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Engineering Biology in Cambridge


Dr Nicola Patron

Associate Professor

Department of Plant Sciences


Nicola Patron is a plant molecular and synthetic biologist interested in using engineering approaches to understand biological complexity and advance plant biotechnology. She completed a PhD in plant molecular biology followed by post-doctoral research on plastid metabolism at the John Innes Centre and the University of British Columbia. As a SynBioLEAP fellow, she was recognized as an emerging leader in synthetic biology. She started her lab at the Earlham Institute in 2016 where she was also the Director of the Earlham Biofoundry, developing it as a resource for the UK’s biology and biotechnology communities to undertake large-scale projects.


In our lab, we develop and apply engineering approaches to understand biological complexity and advance plant biotechnology. Our research is focused on: (i) Understanding how phenotypes emerge from network functions. The process of rewiring or reconstructing regulatory networks using synthetic biology approaches can aid the understanding of how phenotypes emerge from network functions and inform rational engineering. Our long-term goals are to develop the knowledge and technologies required to optimise crop performance through the rational engineering and rewiring of regulatory networks. (ii) Exploring and utilising metabolic diversity. Plants produce a vast array of biologically active metabolites. The richness of bioactive molecules found in plants also provides a wealth of potential pharmaceuticals, insecticides, flavours and fragrances and molecules of medicinal and industrial value. In our lab we integrate genomics, metabolomics, and transcriptomics to investigate the genetic basis of plant natural products, enabling us to understand mechanisms of metabolic diversification and explore methods for biomanufacturing. We also develop plants as photosynthetic biomanufacturing platforms, applying engineering approaches to improve purity and yield. This includes utilising our knowledge of gene regulation to engineer synthetic genetic circuits to optimise heterologous expression and engineering plants to improve their suitability and photosynthetic production chassis.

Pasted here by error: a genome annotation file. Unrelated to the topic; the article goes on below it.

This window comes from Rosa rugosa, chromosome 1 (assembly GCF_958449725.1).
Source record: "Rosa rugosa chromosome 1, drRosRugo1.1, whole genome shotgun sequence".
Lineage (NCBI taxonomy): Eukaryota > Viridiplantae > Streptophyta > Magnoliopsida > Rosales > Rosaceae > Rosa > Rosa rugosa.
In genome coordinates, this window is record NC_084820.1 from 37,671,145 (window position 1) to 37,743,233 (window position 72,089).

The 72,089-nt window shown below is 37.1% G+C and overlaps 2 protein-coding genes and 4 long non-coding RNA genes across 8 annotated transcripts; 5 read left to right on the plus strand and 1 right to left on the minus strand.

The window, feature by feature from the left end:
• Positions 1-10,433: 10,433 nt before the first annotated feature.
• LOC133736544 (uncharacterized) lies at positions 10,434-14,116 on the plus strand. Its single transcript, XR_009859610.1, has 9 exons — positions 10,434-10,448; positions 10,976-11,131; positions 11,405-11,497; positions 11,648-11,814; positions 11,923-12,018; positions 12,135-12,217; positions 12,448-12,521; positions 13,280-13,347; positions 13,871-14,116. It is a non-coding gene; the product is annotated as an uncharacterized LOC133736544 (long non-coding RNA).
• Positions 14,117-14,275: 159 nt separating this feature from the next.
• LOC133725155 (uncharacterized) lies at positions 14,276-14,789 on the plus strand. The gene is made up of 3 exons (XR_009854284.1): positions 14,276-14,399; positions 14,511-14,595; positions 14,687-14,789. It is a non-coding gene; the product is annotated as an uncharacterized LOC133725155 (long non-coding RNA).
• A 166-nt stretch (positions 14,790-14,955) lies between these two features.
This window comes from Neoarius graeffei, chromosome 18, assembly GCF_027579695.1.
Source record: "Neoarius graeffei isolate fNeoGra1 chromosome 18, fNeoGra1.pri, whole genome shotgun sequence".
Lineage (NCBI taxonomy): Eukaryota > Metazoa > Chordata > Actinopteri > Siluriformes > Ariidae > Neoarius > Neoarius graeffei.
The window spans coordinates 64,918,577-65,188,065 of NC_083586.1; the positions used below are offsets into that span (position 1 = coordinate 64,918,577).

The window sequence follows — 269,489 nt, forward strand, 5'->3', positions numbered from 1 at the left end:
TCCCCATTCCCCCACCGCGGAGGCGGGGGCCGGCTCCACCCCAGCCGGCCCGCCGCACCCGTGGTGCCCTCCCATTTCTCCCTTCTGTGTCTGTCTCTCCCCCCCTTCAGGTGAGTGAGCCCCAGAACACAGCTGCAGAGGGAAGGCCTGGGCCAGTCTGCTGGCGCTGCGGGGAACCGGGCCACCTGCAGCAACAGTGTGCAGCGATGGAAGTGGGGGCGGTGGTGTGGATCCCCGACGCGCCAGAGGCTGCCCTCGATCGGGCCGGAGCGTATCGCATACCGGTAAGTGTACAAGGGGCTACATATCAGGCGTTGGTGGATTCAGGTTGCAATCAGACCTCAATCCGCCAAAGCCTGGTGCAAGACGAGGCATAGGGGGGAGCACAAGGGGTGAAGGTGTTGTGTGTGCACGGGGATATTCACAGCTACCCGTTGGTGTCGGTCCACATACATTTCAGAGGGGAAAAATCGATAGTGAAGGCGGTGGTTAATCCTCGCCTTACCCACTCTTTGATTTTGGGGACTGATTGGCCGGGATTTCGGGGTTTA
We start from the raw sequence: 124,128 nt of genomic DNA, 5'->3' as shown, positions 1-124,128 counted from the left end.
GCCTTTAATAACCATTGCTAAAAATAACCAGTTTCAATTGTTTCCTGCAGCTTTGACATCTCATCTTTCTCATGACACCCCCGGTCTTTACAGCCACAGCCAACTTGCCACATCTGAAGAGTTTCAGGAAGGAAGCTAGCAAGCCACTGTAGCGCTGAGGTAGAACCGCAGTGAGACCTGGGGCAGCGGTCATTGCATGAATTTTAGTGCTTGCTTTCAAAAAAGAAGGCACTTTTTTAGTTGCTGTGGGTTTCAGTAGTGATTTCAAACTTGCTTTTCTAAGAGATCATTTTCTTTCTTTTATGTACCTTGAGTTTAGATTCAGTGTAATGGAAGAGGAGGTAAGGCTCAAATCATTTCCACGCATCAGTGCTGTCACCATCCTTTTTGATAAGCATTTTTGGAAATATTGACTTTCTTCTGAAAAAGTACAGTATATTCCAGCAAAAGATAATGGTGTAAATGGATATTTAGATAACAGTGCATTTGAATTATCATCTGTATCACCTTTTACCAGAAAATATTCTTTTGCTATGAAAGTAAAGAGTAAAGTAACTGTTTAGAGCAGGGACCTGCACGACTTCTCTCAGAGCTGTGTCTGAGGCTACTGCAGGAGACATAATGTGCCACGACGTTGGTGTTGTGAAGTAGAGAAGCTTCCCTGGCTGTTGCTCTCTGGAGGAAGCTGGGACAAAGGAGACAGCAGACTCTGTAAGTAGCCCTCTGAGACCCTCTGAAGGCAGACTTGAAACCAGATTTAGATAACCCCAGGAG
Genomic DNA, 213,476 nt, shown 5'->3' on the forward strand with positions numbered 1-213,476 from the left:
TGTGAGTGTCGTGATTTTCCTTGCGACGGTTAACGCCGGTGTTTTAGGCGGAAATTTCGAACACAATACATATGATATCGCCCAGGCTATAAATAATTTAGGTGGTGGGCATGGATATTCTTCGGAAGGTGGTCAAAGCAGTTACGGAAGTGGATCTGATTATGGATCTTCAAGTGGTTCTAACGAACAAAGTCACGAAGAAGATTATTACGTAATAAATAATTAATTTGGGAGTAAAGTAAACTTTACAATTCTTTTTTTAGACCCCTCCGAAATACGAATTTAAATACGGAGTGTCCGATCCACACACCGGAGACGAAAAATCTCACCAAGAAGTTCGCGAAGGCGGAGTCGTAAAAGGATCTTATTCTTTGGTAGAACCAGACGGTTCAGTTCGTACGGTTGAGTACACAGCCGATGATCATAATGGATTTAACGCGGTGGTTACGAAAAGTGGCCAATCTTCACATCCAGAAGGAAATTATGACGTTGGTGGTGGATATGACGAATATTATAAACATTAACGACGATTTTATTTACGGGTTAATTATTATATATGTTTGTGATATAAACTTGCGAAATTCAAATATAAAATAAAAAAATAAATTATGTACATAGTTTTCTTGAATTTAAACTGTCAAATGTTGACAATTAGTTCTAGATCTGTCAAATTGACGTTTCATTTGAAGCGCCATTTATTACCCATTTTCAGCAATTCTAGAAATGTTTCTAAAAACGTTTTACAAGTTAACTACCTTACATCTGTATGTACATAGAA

Associate Professor
Dept. of Plant Sciences

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